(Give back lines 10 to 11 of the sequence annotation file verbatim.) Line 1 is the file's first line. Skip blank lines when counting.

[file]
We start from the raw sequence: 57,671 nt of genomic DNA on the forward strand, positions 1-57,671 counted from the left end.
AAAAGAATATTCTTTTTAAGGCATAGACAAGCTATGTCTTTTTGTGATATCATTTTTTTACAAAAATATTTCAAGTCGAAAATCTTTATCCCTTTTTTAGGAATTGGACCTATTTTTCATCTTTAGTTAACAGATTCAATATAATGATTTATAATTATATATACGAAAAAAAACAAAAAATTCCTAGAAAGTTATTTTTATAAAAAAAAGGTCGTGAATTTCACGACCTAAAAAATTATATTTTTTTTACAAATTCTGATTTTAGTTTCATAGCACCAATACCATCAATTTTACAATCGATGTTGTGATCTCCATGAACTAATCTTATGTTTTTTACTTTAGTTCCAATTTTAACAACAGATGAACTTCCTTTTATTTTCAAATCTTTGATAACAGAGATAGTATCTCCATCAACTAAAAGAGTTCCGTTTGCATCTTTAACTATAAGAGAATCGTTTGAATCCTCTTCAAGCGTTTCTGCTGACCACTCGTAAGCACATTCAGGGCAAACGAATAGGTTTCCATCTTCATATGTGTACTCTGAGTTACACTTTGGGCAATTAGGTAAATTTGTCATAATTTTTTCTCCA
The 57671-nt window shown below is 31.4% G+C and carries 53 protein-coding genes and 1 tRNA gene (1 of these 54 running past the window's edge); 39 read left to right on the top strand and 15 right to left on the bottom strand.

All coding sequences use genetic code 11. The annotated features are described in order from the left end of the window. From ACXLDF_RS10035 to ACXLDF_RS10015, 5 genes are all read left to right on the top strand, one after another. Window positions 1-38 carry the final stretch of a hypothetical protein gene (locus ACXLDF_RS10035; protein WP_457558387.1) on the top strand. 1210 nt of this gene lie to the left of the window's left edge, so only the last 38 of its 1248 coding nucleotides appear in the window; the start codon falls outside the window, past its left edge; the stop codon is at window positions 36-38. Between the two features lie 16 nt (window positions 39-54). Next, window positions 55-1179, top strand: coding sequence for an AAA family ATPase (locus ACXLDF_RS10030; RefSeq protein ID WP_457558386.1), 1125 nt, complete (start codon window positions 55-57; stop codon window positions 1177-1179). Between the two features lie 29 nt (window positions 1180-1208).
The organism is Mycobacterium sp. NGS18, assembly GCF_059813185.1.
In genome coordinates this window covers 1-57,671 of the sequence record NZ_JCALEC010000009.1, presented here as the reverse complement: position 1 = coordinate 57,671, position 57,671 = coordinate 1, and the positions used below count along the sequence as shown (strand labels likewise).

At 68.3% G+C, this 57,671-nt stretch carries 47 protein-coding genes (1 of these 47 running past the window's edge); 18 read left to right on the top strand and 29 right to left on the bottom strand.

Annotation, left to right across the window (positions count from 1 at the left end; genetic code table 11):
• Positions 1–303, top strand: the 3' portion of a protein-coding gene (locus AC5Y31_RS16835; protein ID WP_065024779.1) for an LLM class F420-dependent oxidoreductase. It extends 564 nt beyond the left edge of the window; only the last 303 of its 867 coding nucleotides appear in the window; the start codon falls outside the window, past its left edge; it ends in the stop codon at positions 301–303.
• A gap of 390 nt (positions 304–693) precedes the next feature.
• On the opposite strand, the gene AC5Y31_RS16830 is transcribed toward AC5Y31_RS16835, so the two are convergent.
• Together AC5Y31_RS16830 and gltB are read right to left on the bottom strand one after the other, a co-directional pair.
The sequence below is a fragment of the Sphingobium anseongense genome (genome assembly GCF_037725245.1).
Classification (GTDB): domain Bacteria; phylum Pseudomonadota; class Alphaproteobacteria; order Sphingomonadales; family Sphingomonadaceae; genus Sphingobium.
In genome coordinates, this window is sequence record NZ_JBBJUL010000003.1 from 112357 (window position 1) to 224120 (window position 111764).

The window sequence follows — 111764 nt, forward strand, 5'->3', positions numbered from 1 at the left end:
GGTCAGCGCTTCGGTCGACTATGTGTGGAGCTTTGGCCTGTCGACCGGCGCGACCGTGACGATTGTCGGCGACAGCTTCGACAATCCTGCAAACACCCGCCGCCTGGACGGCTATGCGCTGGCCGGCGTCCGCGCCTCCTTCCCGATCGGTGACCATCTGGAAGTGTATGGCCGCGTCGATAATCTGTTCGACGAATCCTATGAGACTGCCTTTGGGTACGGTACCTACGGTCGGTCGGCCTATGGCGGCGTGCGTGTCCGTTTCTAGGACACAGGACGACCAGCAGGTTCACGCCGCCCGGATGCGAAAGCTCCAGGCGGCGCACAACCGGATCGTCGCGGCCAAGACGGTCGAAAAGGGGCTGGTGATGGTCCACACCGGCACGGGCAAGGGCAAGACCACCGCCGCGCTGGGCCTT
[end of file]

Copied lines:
• A gap of 390 nt (positions 304–693) precedes the next feature.
• On the opposite strand, the gene AC5Y31_RS16830 is transcribed toward AC5Y31_RS16835, so the two are convergent.